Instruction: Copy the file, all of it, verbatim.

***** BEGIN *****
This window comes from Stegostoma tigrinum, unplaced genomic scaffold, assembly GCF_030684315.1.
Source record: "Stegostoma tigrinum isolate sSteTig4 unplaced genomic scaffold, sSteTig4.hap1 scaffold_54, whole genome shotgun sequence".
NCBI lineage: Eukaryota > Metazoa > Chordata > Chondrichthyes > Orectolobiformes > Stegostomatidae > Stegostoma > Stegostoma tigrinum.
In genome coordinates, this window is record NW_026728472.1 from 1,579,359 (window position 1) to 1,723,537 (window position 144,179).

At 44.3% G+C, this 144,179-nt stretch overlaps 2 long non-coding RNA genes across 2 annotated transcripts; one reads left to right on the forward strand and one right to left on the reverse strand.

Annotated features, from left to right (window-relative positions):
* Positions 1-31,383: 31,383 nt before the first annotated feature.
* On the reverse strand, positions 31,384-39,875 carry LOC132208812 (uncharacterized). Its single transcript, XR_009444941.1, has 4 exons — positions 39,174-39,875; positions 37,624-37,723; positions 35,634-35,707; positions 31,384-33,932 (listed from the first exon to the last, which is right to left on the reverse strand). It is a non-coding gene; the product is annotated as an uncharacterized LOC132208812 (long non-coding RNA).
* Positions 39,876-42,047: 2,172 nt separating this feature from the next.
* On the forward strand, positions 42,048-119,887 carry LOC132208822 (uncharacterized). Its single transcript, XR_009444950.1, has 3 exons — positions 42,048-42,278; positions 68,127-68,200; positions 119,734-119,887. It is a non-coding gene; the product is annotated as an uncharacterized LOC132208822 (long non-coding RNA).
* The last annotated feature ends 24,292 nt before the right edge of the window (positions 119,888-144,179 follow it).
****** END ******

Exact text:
This window comes from Stegostoma tigrinum, unplaced genomic scaffold, assembly GCF_030684315.1.
Source record: "Stegostoma tigrinum isolate sSteTig4 unplaced genomic scaffold, sSteTig4.hap1 scaffold_54, whole genome shotgun sequence".
NCBI lineage: Eukaryota > Metazoa > Chordata > Chondrichthyes > Orectolobiformes > Stegostomatidae > Stegostoma > Stegostoma tigrinum.
In genome coordinates, this window is record NW_026728472.1 from 1,579,359 (window position 1) to 1,723,537 (window position 144,179).

At 44.3% G+C, this 144,179-nt stretch overlaps 2 long non-coding RNA genes across 2 annotated transcripts; one reads left to right on the forward strand and one right to left on the reverse strand.

Annotated features, from left to right (window-relative positions):
* Positions 1-31,383: 31,383 nt before the first annotated feature.
* On the reverse strand, positions 31,384-39,875 carry LOC132208812 (uncharacterized). Its single transcript, XR_009444941.1, has 4 exons — positions 39,174-39,875; positions 37,624-37,723; positions 35,634-35,707; positions 31,384-33,932 (listed from the first exon to the last, which is right to left on the reverse strand). It is a non-coding gene; the product is annotated as an uncharacterized LOC132208812 (long non-coding RNA).
* Positions 39,876-42,047: 2,172 nt separating this feature from the next.
* On the forward strand, positions 42,048-119,887 carry LOC132208822 (uncharacterized). Its single transcript, XR_009444950.1, has 3 exons — positions 42,048-42,278; positions 68,127-68,200; positions 119,734-119,887. It is a non-coding gene; the product is annotated as an uncharacterized LOC132208822 (long non-coding RNA).
* The last annotated feature ends 24,292 nt before the right edge of the window (positions 119,888-144,179 follow it).